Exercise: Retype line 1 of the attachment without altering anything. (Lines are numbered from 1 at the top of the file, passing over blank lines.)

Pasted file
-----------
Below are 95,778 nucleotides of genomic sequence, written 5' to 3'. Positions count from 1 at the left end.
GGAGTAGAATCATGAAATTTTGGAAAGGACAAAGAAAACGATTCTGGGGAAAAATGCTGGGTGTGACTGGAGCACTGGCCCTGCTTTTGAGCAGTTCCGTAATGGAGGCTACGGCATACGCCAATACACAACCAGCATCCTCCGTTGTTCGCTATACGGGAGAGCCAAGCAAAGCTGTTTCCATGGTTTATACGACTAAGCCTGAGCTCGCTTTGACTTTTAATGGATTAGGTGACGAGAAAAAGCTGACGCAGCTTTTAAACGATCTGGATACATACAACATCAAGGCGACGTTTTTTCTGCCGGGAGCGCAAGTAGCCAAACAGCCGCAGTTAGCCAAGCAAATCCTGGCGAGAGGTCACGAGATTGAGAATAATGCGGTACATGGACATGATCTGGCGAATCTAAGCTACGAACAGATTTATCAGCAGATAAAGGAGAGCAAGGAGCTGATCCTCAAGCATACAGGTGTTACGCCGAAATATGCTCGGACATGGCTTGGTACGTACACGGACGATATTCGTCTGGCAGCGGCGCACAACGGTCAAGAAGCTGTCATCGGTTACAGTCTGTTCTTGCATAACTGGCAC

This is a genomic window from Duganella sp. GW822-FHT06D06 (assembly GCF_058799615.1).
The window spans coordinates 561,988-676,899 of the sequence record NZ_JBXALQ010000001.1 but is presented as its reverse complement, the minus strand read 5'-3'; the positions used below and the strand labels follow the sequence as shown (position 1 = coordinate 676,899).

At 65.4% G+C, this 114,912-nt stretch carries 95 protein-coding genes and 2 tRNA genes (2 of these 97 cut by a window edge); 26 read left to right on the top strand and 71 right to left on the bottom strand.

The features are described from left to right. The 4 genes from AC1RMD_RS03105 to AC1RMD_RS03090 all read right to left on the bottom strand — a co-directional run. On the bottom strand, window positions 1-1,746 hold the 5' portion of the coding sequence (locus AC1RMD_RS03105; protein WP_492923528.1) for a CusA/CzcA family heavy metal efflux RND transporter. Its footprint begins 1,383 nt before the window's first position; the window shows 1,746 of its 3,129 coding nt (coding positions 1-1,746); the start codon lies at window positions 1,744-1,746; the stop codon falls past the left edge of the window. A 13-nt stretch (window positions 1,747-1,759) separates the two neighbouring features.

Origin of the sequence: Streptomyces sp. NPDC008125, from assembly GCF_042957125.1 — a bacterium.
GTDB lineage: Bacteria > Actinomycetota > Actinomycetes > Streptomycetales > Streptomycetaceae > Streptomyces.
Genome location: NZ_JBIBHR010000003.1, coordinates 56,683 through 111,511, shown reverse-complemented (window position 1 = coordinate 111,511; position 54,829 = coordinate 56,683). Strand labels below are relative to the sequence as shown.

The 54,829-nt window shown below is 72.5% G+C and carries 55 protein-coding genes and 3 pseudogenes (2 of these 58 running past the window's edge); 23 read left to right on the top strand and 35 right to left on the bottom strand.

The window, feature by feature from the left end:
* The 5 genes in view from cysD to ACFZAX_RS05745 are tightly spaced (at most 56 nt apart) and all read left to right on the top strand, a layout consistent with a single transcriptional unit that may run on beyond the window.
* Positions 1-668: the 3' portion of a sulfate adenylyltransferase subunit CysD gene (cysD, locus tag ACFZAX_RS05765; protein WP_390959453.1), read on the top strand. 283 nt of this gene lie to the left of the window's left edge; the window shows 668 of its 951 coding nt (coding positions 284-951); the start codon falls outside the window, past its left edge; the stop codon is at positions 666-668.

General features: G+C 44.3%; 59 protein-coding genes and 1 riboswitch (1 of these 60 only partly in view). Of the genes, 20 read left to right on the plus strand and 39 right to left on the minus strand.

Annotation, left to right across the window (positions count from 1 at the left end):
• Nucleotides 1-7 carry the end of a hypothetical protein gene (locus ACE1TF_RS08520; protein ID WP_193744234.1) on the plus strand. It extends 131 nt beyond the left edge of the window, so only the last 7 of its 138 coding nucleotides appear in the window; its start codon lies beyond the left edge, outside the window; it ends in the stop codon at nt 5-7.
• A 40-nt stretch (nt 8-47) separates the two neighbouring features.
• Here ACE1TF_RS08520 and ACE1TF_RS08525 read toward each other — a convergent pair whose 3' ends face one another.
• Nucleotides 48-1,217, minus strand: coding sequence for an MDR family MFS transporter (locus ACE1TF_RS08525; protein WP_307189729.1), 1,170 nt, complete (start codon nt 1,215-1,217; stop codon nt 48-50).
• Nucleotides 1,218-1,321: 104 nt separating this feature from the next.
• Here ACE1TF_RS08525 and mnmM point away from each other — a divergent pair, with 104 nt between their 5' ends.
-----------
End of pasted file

Below are 95,778 nucleotides of genomic sequence, written 5' to 3'. Positions count from 1 at the left end.